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Seasons in the Sun: The Battle for Britain, 1974-1979 Hardcover – 19 Apr 2012


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Product details

  • Hardcover: 992 pages
  • Publisher: Allen Lane (19 April 2012)
  • Language: English
  • ISBN-10: 1846140323
  • ISBN-13: 978-1846140327
  • Product Dimensions: 16.2 x 6.1 x 24 cm
  • Average Customer Review: 4.5 out of 5 stars  See all reviews (64 customer reviews)
  • Amazon Bestsellers Rank: 143,931 in Books (See Top 100 in Books)

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Review

Sandbrook has created a specific style of narrative history, blending high politics, social change and popular culture ... always readable and assured ... Anyone who genuinely believes we have never been so badly governed should read this splendid book (Stephen Robinson Sunday Times )

[Sandbrook] has a remarkable ability to turn a sow's ear into a sulk purse. His subject is depressing, but the book itself is a joy ... [it] benefits from an exceptional cast of characters ... As a storyteller, Sandbrook is, without doubt, superb ... [he] is an engaging history capable of impressive insight ... When discussing politics, Sandbrook is masterful ... Seasons in the Sun is a familiar story, yet seldom has it been told with such verve (Gerard Degroot Seven )

[A] brilliant historian ... I had never fully appreciated what a truly horrible period it was until reading Sandbrook ... You can see all these strange individuals - Thatcher, Rotten, Larkin, Benn - less as free agents expressing their own thoughts, than as the inevitable consequence of the economic and political decline which Sandbrook so skilfully depicts (A. N. Wilson Spectator )

Nuanced ... Sandbrook has rummaged deep into the cultural life of the era to remind us how rich it was, from Bowie to Dennis Potter, Martin Amis to William Golding (Damian Whitworth The Times )

Sharply and fluently written ... entertaining ... By making you quite nostalgic for the present, Sandbrook has done a public service (Evening Standard )

About the Author

Born in Shropshire ten days before the October 1974 election, Dominic Sandbrook was educated at Oxford, St Andrews and Cambridge. He is the author of three hugely acclaimed books on post-war Britain: Never Had It So Good, White Heat and State of Emergency, and two books on modern American history, Eugene McCarthy and Mad as Hell. A prolific reviewer and columnist, he writes regularly for the Sunday Times, Daily Mail, New Statesman and BBC History.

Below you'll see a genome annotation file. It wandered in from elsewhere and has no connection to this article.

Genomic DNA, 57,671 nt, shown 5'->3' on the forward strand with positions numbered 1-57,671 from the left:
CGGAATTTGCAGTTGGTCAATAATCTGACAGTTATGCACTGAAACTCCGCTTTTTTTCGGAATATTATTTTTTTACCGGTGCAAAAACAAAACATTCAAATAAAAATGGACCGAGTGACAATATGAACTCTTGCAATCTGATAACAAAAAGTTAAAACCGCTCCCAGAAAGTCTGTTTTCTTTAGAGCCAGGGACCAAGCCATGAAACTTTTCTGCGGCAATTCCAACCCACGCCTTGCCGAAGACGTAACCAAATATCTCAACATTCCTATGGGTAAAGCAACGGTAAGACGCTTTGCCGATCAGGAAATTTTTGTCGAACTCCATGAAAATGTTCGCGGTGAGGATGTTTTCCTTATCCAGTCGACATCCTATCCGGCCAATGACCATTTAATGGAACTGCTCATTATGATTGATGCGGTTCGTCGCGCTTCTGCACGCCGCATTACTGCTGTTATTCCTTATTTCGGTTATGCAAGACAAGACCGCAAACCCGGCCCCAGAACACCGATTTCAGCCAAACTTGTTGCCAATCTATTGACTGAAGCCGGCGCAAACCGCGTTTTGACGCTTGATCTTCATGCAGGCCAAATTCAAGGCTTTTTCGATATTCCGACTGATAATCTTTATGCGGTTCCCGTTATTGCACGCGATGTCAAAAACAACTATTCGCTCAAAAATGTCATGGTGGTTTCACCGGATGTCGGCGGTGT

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Customer Reviews

4.5 out of 5 stars

Most Helpful Customer Reviews

17 of 18 people found the following review helpful By Dalgety on 30 April 2013
Format: Paperback
I have read all four of Domininic Sanbrooks books on Britain 1956-1979 and in my view this one was by far the best!I am mainly interested in political history and in the earlier volumes one found the narrative flow being interrupted by chapters about football and pop music.In this book the politics are so exciting and engrossing that such diversions are kept to a minimum.The narrative flows smoothly from Harold Wilson returning to Downing Street in March 1974 and Mrs. Thatcher arriving there in May 1979.The villains of the story are Tony Benn ,with his limpet -like clinging to office long after he had ceased to agree with anything the government did and the incompetent but arrogant Trade Union barons ,who destroyed the most union-friendly government there had ever been and ensured it would be replaced by a virulently anti-Trade Union government ever!
Harold Wilson emerges as a broken, pathetic figure ,unable to take hard decisions and having his energy sapped by pointless, trivial rows started by the now forgotten Marcia Falkender.However the heroine is not really Margaret Thatcher -she emerges ,before she became puffed up by success and the flattery of her pals in the media, as a curiosly tentative and unsure figure -often bested in the House of Commons by Callaghan and even the much- diminished Wilson.In fact it is revealing to get a look ,thanks to Sandbrook, at the pre-"Iron Lady" ,pre-Falklands Thatcher.